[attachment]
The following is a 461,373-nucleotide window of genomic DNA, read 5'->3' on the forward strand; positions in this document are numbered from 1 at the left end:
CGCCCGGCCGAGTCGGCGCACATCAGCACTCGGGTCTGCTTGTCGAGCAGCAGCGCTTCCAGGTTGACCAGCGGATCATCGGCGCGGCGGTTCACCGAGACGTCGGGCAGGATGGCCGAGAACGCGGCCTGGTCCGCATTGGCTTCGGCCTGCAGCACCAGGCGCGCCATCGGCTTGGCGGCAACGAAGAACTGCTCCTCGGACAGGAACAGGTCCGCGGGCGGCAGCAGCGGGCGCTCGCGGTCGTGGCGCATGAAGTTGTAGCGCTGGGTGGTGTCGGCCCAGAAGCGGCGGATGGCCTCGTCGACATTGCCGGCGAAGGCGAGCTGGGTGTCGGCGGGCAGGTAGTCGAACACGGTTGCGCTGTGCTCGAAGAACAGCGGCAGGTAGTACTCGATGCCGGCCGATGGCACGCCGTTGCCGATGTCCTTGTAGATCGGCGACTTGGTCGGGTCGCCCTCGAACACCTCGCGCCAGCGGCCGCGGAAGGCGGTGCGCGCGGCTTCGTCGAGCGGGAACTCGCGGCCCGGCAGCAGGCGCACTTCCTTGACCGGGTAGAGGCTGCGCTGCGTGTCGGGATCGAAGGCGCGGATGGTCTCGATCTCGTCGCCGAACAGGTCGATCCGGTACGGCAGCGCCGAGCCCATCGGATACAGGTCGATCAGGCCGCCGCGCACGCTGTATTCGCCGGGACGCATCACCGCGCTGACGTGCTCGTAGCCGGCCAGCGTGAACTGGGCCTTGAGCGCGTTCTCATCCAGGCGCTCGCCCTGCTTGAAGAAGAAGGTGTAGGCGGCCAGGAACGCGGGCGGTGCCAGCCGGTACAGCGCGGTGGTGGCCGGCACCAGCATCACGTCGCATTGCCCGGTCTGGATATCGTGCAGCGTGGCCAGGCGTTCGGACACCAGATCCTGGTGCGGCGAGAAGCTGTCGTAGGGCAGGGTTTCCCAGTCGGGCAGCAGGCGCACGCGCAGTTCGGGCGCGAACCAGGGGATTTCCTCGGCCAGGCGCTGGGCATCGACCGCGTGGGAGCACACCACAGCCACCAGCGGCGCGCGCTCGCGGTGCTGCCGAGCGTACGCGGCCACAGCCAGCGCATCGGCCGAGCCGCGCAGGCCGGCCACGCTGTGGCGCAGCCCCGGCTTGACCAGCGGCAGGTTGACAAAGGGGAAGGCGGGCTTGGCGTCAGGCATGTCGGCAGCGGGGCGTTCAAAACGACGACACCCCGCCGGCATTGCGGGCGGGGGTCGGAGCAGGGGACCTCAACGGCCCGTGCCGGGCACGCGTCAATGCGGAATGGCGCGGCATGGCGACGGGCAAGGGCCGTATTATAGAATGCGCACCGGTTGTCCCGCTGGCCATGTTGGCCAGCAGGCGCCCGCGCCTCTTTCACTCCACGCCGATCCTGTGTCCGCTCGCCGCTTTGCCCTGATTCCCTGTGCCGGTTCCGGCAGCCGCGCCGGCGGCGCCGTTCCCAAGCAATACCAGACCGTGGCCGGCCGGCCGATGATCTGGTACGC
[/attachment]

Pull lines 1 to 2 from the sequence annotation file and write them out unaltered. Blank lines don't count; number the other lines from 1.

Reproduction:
The following is a 461,373-nucleotide window of genomic DNA, read 5'->3' on the forward strand; positions in this document are numbered from 1 at the left end:
CGCCCGGCCGAGTCGGCGCACATCAGCACTCGGGTCTGCTTGTCGAGCAGCAGCGCTTCCAGGTTGACCAGCGGATCATCGGCGCGGCGGTTCACCGAGACGTCGGGCAGGATGGCCGAGAACGCGGCCTGGTCCGCATTGGCTTCGGCCTGCAGCACCAGGCGCGCCATCGGCTTGGCGGCAACGAAGAACTGCTCCTCGGACAGGAACAGGTCCGCGGGCGGCAGCAGCGGGCGCTCGCGGTCGTGGCGCATGAAGTTGTAGCGCTGGGTGGTGTCGGCCCAGAAGCGGCGGATGGCCTCGTCGACATTGCCGGCGAAGGCGAGCTGGGTGTCGGCGGGCAGGTAGTCGAACACGGTTGCGCTGTGCTCGAAGAACAGCGGCAGGTAGTACTCGATGCCGGCCGATGGCACGCCGTTGCCGATGTCCTTGTAGATCGGCGACTTGGTCGGGTCGCCCTCGAACACCTCGCGCCAGCGGCCGCGGAAGGCGGTGCGCGCGGCTTCGTCGAGCGGGAACTCGCGGCCCGGCAGCAGGCGCACTTCCTTGACCGGGTAGAGGCTGCGCTGCGTGTCGGGATCGAAGGCGCGGATGGTCTCGATCTCGTCGCCGAACAGGTCGATCCGGTACGGCAGCGCCGAGCCCATCGGATACAGGTCGATCAGGCCGCCGCGCACGCTGTATTCGCCGGGACGCATCACCGCGCTGACGTGCTCGTAGCCGGCCAGCGTGAACTGGGCCTTGAGCGCGTTCTCATCCAGGCGCTCGCCCTGCTTGAAGAAGAAGGTGTAGGCGGCCAGGAACGCGGGCGGTGCCAGCCGGTACAGCGCGGTGGTGGCCGGCACCAGCATCACGTCGCATTGCCCGGTCTGGATATCGTGCAGCGTGGCCAGGCGTTCGGACACCAGATCCTGGTGCGGCGAGAAGCTGTCGTAGGGCAGGGTTTCCCAGTCGGGCAGCAGGCGCACGCGCAGTTCGGGCGCGAACCAGGGGATTTCCTCGGCCAGGCGCTGGGCATCGACCGCGTGGGAGCACACCACAGCCACCAGCGGCGCGCGCTCGCGGTGCTGCCGAGCGTACGCGGCCACAGCCAGCGCATCGGCCGAGCCGCGCAGGCCGGCCACGCTGTGGCGCAGCCCCGGCTTGACCAGCGGCAGGTTGACAAAGGGGAAGGCGGGCTTGGCGTCAGGCATGTCGGCAGCGGGGCGTTCAAAACGACGACACCCCGCCGGCATTGCGGGCGGGGGTCGGAGCAGGGGACCTCAACGGCCCGTGCCGGGCACGCGTCAATGCGGAATGGCGCGGCATGGCGACGGGCAAGGGCCGTATTATAGAATGCGCACCGGTTGTCCCGCTGGCCATGTTGGCCAGCAGGCGCCCGCGCCTCTTTCACTCCACGCCGATCCTGTGTCCGCTCGCCGCTTTGCCCTGATTCCCTGTGCCGGTTCCGGCAGCCGCGCCGGCGGCGCCGTTCCCAAGCAATACCAGACCGTGGCCGGCCGGCCGATGATCTGGTACGC